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The Service for the RMS Titanic Victims - April 1912

The Crowd Outside St. Paul's at the Conclusion of the Titanic Memorial Service on 19 April 1912

The Crowd Outside St. Paul's at the Conclusion of the Titanic Memorial Service on 19 April 1912. The Illustrated London News (11 May 1912) p. 703. © L.N.A. GGA Image ID # 101f0406c4.

In the Hours of Strongest Feeling: The "Titanic" Service. Gathered to Show Sympathy with the Sorrow of Two Peoples: The Crowd outside St. Paul's at the Conclusion of the Memorial Service on April 19, 1912.

The special memorial service at St. Paul's on April 19 gave full proof of the truth of Archbishop Tait's words: "Always in their hours of strongest feeling men acknowledge that they need a church.”

In the choir sat the Lord Mayor: some members of the Cabinet, including Mr. Sydney Buxton, President of the Board of Trade: The United States Ambassador and other diplomatists and representatives of the White Star Line.

In the body of the cathedral, no seats had been reserved, and rich and pour sat together in the vast congregation, united in a common sorrow.

The altar, stripped of all ornament but the Cross and two tall candlesticks, was draped in black and white, and a black carpet covered the steps. The band, one hundred strong, from Kneller Hall, were seated in front of the choir.

The service was simple, but most moving and impressive, especially the rendering of the Dead March in "Saul."

Among the hymns were "Rock of Ages" and "Eternal Father, strong to save"—the well-known hymn “for those in peril on the sea."

A Crowd Equal to That Which Was Lost with the Ill-Fated White Star Liner Titanic

A Crowd Equal to That Which Was Lost with the Ill-Fated White Star Liner Titanic. The Illustrated London News (11 May 1912) p. 704-705. © Topical. GGA Image ID # 101fc2d5d0.

Crowd Equal to That Which Was Lost with the Ill-Fated White Star Liner: Sixteen Hundred and Thirty-Five People. the Number Reported Drowned in One of the Greatest of Maritime Disasters.

By the sinking of the liner "Titanic" after collision with an iceberg, sixteen hundred and thirty-five people were drowned. There were 705 survivors: 202 first-class passengers, 115 second-class, 178 third-class, 206 of the crew and 4 officers.

Such figures, informative as they are, do not convey at once the extent of the catastrophe: they transmit to the mind little more than a blurred impression of a considerable number.

This photograph represents of a crowd totaling exactly 1635, a crowd equal, that is to say, to the roll of those who perished.  It was taken on Tower Hill when Mr. Ben Tillett was speaking on a recent occasion.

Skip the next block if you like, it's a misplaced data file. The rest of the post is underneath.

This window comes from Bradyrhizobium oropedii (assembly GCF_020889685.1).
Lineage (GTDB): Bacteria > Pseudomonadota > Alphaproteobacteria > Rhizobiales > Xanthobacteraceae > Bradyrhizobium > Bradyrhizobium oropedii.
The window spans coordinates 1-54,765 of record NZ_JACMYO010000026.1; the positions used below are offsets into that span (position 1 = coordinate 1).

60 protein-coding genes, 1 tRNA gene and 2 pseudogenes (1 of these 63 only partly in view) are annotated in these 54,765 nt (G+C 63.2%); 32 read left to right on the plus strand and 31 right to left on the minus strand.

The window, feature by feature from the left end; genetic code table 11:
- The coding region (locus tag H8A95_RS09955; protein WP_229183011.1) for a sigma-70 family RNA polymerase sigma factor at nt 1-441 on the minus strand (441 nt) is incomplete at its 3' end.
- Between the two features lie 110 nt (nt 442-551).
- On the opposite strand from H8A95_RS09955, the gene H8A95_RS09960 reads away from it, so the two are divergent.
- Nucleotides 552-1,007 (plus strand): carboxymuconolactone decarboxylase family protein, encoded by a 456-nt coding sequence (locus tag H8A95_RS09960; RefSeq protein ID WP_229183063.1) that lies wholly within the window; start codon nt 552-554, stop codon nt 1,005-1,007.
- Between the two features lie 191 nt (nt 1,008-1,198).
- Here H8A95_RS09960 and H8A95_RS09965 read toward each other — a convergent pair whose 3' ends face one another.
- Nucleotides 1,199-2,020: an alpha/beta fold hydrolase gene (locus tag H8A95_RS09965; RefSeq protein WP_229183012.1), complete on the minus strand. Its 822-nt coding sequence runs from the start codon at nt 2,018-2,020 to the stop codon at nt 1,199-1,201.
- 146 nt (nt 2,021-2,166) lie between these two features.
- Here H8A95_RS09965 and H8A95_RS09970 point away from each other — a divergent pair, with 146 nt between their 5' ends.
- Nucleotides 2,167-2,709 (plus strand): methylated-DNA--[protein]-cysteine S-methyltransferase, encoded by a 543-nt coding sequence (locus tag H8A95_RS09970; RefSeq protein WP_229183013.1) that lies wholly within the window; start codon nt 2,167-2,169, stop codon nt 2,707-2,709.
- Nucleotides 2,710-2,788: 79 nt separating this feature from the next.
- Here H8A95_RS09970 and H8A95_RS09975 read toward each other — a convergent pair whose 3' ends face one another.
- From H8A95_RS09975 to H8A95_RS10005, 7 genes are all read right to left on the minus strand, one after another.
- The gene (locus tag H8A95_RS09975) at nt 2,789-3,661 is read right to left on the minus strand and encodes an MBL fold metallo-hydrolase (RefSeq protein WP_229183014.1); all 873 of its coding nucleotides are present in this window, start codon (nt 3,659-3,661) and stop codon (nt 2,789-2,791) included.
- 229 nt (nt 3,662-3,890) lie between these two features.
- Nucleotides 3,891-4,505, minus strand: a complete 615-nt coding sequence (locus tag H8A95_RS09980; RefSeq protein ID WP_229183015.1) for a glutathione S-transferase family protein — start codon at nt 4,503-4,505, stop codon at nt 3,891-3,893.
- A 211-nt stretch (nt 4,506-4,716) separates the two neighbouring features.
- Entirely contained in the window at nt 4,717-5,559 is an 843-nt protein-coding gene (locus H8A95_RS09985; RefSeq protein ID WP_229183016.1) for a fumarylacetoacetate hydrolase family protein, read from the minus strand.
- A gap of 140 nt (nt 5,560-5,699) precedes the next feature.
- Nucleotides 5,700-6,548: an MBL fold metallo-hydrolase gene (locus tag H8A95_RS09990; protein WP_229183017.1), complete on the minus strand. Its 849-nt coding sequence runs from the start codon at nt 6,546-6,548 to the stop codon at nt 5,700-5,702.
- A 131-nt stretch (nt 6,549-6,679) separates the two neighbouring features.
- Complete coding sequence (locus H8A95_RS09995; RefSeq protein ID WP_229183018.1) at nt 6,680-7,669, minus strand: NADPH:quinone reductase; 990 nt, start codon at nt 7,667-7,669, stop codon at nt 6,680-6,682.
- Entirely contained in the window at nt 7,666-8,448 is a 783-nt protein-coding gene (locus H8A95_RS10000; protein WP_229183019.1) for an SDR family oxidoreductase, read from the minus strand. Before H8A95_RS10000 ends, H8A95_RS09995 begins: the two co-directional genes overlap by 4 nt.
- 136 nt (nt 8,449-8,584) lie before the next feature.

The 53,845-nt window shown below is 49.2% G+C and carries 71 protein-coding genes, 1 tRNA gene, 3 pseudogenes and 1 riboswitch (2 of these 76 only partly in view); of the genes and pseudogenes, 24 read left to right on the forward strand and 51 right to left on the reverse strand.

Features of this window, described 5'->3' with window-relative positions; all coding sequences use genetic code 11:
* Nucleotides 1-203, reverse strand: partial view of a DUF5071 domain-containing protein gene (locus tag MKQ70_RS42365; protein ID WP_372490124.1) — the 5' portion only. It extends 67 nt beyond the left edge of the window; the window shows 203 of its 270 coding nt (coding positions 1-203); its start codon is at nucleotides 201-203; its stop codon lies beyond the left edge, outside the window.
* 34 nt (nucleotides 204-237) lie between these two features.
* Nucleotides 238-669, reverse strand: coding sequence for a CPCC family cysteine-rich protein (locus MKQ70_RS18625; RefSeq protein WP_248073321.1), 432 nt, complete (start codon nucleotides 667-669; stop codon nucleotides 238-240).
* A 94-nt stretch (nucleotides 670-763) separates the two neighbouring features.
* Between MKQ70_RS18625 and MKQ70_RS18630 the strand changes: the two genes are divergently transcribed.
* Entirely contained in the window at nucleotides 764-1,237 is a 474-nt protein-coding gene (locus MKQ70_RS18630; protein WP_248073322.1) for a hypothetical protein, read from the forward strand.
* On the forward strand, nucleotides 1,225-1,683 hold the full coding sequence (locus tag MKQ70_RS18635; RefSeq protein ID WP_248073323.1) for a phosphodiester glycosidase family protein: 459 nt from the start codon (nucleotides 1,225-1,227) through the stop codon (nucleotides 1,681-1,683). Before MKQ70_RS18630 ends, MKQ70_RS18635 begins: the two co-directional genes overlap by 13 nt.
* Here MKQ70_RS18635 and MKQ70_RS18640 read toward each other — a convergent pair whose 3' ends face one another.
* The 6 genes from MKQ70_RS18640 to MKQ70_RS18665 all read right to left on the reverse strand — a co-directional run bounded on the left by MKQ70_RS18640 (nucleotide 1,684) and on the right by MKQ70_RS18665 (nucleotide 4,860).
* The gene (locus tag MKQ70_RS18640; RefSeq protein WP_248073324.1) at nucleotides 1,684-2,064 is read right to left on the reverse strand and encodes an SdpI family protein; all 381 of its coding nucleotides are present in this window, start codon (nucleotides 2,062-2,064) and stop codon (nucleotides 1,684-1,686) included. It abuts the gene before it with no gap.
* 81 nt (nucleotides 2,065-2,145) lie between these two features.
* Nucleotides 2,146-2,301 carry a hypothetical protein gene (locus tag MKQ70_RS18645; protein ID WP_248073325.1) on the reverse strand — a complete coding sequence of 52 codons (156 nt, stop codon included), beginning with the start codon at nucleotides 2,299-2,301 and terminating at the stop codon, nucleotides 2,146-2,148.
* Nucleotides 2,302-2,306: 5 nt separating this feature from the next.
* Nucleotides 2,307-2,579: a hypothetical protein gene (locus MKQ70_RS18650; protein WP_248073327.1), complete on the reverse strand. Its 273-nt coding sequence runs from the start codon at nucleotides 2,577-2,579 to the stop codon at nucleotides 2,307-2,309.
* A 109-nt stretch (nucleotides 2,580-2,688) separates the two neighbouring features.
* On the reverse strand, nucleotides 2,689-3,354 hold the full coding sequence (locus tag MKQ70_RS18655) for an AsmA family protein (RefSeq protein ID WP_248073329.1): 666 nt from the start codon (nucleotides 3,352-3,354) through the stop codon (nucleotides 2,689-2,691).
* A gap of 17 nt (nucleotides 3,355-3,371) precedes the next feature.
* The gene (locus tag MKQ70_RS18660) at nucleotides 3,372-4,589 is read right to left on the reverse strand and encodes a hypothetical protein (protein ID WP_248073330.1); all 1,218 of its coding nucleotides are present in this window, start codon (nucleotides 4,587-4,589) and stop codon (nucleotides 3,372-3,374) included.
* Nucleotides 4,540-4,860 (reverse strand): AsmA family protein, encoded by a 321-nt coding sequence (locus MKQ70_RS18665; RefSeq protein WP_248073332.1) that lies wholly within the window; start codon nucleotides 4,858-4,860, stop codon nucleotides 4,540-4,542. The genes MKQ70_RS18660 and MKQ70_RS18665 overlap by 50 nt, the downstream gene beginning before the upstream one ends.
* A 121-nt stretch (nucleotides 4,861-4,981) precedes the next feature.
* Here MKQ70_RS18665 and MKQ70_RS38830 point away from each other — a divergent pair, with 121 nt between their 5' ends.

It was Mr. Tillett whose signature appeared on an extraordinary document drawn up after the disaster by the executive of the Dock, Wharf and General Workers‘ Union, which is reported as saying: “We offer our strongest protest against the wanton and callous disregard of human life and the vicious class antagonism shown in the practical forbidding of the saving of the lives of the third-class passengers. 

The refusal to permit other than first-class passengers to be saved by the boats is a disgrace to our common civilization.”

It need not be said that there is in truth in the allegations thus made, and it is good to know that a number of Labor leaders have repudiated the document.

Funeral Procession of MR. Wallace Hartley of the RMS Titanic in Colne, Lancashire

Funeral Procession of Mr. Wallace Hartley of the RMS Titanic in Colne, Lancashire. The Illustrated London News (8 June 1912) p. 867. © Farringdon Photo Co. GGA Image ID # 101fe60747.

The Burial of the Heroic Bandmaster of the "Titanic": The Funeral Procession of Mr. Wallace Hartley, at Colne, Lancashire.

The remains of Mr. Wallace Hartley, the bandmaster of the liner “Titanic,” who, accompanied by his musicians, continued playing as the great vessel sank, were laid to rest on May 18 in his native town, Colne, Lancashire.

Some 30,000 people were present; and figuring in the funeral procession were the Corporation of CoIne, representatives of various institutions with which Mr. Hartley was associated, members of the East Lancashire Territorial Regiment, five brass bands, and many of the Lancashire County Constabulary, mounted and on foot. It will be  remembered that when Mr. Hartley's body was recovered from the sea, his music case was strapped to it.

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